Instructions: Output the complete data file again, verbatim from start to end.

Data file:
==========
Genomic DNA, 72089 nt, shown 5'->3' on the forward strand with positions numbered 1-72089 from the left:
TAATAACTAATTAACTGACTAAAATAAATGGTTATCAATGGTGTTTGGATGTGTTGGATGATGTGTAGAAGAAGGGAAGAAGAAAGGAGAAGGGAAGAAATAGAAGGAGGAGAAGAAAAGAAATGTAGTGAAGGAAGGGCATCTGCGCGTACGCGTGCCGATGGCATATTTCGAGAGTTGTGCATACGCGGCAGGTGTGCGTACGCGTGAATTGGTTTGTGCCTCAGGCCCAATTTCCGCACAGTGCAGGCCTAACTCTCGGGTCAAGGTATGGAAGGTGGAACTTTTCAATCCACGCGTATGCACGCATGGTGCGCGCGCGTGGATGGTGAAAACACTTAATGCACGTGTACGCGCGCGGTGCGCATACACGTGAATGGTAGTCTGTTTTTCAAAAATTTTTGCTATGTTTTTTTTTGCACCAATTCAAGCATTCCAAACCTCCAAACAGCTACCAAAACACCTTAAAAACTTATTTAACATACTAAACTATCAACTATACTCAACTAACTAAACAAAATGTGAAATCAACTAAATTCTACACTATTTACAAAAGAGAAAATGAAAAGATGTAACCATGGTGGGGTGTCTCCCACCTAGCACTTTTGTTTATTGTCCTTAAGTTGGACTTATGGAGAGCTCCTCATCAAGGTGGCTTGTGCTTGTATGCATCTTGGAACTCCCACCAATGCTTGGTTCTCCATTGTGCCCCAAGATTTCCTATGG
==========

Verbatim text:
Genomic DNA, 72089 nt, shown 5'->3' on the forward strand with positions numbered 1-72089 from the left:
TAATAACTAATTAACTGACTAAAATAAATGGTTATCAATGGTGTTTGGATGTGTTGGATGATGTGTAGAAGAAGGGAAGAAGAAAGGAGAAGGGAAGAAATAGAAGGAGGAGAAGAAAAGAAATGTAGTGAAGGAAGGGCATCTGCGCGTACGCGTGCCGATGGCATATTTCGAGAGTTGTGCATACGCGGCAGGTGTGCGTACGCGTGAATTGGTTTGTGCCTCAGGCCCAATTTCCGCACAGTGCAGGCCTAACTCTCGGGTCAAGGTATGGAAGGTGGAACTTTTCAATCCACGCGTATGCACGCATGGTGCGCGCGCGTGGATGGTGAAAACACTTAATGCACGTGTACGCGCGCGGTGCGCATACACGTGAATGGTAGTCTGTTTTTCAAAAATTTTTGCTATGTTTTTTTTTGCACCAATTCAAGCATTCCAAACCTCCAAACAGCTACCAAAACACCTTAAAAACTTATTTAACATACTAAACTATCAACTATACTCAACTAACTAAACAAAATGTGAAATCAACTAAATTCTACACTATTTACAAAAGAGAAAATGAAAAGATGTAACCATGGTGGGGTGTCTCCCACCTAGCACTTTTGTTTATTGTCCTTAAGTTGGACTTATGGAGAGCTCCTCATCAAGGTGGCTTGTGCTTGTATGCATCTTGGAACTCCCACCAATGCTTGGTTCTCCATTGTGCCCCAAGATTTCCTATGG